CHRIST IN WINTER: Reflections on Faith from a Place of Winter for the Years of Winter… ©
Our grandson, Joe, was diagnosed with liver cancer at 15 months of age. After 3 surgeries and a year of chemo, he weighed 2 pounds less on his 2nd birthday than he did on his first. Then we were told that instead of being cured, the cancer had spread to his lungs. He would need a liver transplant and a double lung transplant. Joe said an emphatic “no” to that. He had things to learn, places to go. So the cancer just gave up and left. Today he is 16.
Our friend, Kathy, says that Joe is the most centered person she knows. She had a career as the director of a mental health clinic, so she may have a very low bar for “centered,” but it’s still a nice diagnosis for a guy who today is 16.
It’s hard now to remember that we were told that, because of all the chemo, this tall, handsome, sensitive, musical, literate, brilliant, centered young man would probably lose his hearing and never be able to jump. It would embarrass him if he knew I speak of him this way. Being centered means that he does not need attention like this. I don’t think he reads Christ In Winter, though. Why should he? Winter for him is a long way off. He is barely into spring. Today he is 16.
Being centered, Joe knows the proper thing for a 16 year old is to get his driver’s license and stop hanging around with his grandfather, except for plotting behind Grandma’s back to buy a 1955 Chrysler Windsor Newport Deluxe together. I know that because even though I was not very centered at 16, I knew the proper 16 yo life style is to run around in a car with your friends. Joe knows that, too, for today he is 16.
Not every boy or girl who says “no” to cancer gets be 16. I don’t know why some do and some don’t, since they are all loved by God. I mourn for those children who don’t, and for their parents and grandparents and brothers and sisters and all the others who share in God’s love for them. But I celebrate and affirm and give thanks for those who do. Did I mention that today Joe, our grandson, is 16?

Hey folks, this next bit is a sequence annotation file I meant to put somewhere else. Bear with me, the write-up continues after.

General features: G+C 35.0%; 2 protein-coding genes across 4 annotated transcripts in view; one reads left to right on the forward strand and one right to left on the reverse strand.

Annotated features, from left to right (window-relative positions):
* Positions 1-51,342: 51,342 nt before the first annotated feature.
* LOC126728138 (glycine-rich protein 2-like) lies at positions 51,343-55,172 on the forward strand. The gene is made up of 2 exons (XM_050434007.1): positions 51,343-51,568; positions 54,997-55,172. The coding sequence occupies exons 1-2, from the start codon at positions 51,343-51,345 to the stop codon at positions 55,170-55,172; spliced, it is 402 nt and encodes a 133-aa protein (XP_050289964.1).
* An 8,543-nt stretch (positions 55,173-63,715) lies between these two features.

John Robert McFarland
You can read more about Joe’s cancer and cure in the 2ne edition of NOW THAT I HAVE CANCER I AM WHOLE: Meditations on Life and Healing for Cancer Patients and Those Who Love Them [AndrewsMcMeel, and available in Czech and Japanese translations]
The “place of winter” mentioned in the title line is Iron Mountain, in Michigan’s Upper Peninsula [The UP], where life is defined by winter even in the summer! [This phrase is explained in the post for March 20, 2014.]
I used to keep a careful index of all the things I told in this blog so that I would not repeat. That has become unwieldy. Now I just trust to… what’s it called… oh, yes, memory. Sorry about repeats.
I have also started an author blog, about writing, in preparation for the publication, by Black Opal Books, of my novel, VETS, about four handicapped and homeless Iraqistan veterans who are accused of murdering a VA doctor, in 2015. http://johnrobertmcfarland-author.blogspot.com/
I tweet as yooper1721.